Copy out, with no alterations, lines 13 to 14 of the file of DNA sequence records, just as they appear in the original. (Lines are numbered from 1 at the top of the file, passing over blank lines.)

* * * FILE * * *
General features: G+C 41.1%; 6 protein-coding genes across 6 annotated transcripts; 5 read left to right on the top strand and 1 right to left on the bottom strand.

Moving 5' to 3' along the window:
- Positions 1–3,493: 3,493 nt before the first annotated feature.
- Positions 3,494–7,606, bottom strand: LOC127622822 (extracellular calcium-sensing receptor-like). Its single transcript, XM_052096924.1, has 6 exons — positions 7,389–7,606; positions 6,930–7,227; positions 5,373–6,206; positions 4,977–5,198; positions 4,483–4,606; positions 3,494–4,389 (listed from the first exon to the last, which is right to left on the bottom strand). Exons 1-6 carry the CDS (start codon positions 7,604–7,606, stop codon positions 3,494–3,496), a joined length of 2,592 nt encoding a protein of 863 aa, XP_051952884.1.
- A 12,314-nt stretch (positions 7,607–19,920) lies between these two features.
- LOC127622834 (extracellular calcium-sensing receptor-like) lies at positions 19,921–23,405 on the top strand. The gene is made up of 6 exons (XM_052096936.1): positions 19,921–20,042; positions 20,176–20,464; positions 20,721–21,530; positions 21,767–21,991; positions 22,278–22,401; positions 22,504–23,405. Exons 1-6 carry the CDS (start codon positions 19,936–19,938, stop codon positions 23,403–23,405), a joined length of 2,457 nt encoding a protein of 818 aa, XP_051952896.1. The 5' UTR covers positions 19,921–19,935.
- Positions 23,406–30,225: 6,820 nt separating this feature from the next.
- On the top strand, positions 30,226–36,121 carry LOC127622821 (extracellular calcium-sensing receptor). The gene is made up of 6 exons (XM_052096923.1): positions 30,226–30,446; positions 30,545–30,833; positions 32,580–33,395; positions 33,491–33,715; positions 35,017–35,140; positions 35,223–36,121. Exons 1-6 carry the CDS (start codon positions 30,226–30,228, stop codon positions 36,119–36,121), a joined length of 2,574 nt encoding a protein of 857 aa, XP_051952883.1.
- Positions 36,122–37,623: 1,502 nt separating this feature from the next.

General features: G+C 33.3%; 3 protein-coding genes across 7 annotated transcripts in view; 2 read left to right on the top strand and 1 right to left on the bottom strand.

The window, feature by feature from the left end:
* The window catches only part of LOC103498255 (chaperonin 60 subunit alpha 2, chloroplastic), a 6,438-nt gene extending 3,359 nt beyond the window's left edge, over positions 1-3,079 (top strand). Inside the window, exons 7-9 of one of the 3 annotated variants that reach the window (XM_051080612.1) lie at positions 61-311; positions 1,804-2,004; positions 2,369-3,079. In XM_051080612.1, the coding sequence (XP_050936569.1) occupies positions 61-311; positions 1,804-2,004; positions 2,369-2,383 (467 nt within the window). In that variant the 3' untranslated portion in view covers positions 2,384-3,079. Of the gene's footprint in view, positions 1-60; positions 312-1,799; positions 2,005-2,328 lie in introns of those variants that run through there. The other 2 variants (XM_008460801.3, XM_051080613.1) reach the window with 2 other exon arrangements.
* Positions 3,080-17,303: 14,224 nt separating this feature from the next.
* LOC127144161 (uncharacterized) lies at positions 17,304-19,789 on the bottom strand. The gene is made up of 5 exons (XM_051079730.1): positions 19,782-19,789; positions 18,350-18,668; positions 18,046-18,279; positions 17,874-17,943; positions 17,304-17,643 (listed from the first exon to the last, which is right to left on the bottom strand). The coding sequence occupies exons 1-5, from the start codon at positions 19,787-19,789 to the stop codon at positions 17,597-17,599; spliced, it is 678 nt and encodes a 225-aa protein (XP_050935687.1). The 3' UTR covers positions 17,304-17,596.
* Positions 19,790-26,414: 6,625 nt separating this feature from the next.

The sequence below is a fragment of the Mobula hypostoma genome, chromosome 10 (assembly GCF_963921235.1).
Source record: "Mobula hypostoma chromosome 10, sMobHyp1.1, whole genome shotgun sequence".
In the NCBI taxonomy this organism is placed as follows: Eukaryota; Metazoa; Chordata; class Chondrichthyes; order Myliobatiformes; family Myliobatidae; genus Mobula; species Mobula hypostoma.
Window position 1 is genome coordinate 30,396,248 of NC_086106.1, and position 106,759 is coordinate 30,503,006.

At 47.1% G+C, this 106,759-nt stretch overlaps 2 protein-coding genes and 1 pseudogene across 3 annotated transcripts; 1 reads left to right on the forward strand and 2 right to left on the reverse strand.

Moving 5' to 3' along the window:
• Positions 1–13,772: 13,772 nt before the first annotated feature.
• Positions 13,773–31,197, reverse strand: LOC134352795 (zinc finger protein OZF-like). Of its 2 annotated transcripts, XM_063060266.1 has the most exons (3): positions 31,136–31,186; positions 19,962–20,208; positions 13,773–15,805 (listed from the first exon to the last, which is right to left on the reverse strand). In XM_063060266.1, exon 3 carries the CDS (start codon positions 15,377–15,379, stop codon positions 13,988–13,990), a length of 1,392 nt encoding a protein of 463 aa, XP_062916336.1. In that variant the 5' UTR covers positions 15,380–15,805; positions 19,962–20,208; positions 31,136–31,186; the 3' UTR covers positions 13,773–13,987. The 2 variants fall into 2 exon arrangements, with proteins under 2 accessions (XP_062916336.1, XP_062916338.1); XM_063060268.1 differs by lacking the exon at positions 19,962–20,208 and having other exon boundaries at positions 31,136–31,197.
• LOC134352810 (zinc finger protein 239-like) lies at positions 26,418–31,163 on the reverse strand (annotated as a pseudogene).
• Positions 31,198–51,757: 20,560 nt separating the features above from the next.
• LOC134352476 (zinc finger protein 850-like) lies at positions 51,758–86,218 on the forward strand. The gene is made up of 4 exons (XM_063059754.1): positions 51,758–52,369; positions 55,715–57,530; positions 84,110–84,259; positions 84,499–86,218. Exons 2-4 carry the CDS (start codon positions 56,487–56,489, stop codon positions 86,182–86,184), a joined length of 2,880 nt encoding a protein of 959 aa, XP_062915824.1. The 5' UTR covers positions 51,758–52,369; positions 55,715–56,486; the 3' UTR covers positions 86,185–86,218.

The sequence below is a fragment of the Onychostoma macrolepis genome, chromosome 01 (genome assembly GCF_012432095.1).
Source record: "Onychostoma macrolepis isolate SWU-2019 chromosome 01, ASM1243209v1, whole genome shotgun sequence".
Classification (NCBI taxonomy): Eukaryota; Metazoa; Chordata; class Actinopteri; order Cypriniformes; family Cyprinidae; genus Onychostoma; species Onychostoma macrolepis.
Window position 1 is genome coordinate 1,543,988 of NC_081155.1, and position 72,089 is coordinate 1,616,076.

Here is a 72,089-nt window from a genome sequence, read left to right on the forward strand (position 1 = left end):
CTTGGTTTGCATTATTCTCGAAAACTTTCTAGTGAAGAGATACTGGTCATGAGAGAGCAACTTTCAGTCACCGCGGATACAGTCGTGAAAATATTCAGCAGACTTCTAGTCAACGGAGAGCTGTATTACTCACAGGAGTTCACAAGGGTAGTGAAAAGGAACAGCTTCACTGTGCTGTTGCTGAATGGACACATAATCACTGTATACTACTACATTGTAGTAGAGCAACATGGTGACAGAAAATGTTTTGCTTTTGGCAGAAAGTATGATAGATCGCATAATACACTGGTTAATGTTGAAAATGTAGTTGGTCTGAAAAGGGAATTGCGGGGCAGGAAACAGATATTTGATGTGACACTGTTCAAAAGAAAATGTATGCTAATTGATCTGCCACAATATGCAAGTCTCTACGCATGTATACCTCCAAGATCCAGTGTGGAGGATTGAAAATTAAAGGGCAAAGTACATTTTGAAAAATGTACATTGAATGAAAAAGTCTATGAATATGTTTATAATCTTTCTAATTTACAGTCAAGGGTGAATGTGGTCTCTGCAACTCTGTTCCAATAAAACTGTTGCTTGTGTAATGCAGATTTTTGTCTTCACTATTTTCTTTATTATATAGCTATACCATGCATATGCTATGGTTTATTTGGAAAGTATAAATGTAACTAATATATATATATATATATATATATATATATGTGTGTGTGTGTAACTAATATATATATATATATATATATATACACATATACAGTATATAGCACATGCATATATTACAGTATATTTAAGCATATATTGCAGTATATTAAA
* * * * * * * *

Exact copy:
* Positions 3,080-17,303: 14,224 nt separating this feature from the next.
* LOC127144161 (uncharacterized) lies at positions 17,304-19,789 on the bottom strand. The gene is made up of 5 exons (XM_051079730.1): positions 19,782-19,789; positions 18,350-18,668; positions 18,046-18,279; positions 17,874-17,943; positions 17,304-17,643 (listed from the first exon to the last, which is right to left on the bottom strand). The coding sequence occupies exons 1-5, from the start codon at positions 19,787-19,789 to the stop codon at positions 17,597-17,599; spliced, it is 678 nt and encodes a 225-aa protein (XP_050935687.1). The 3' UTR covers positions 17,304-17,596.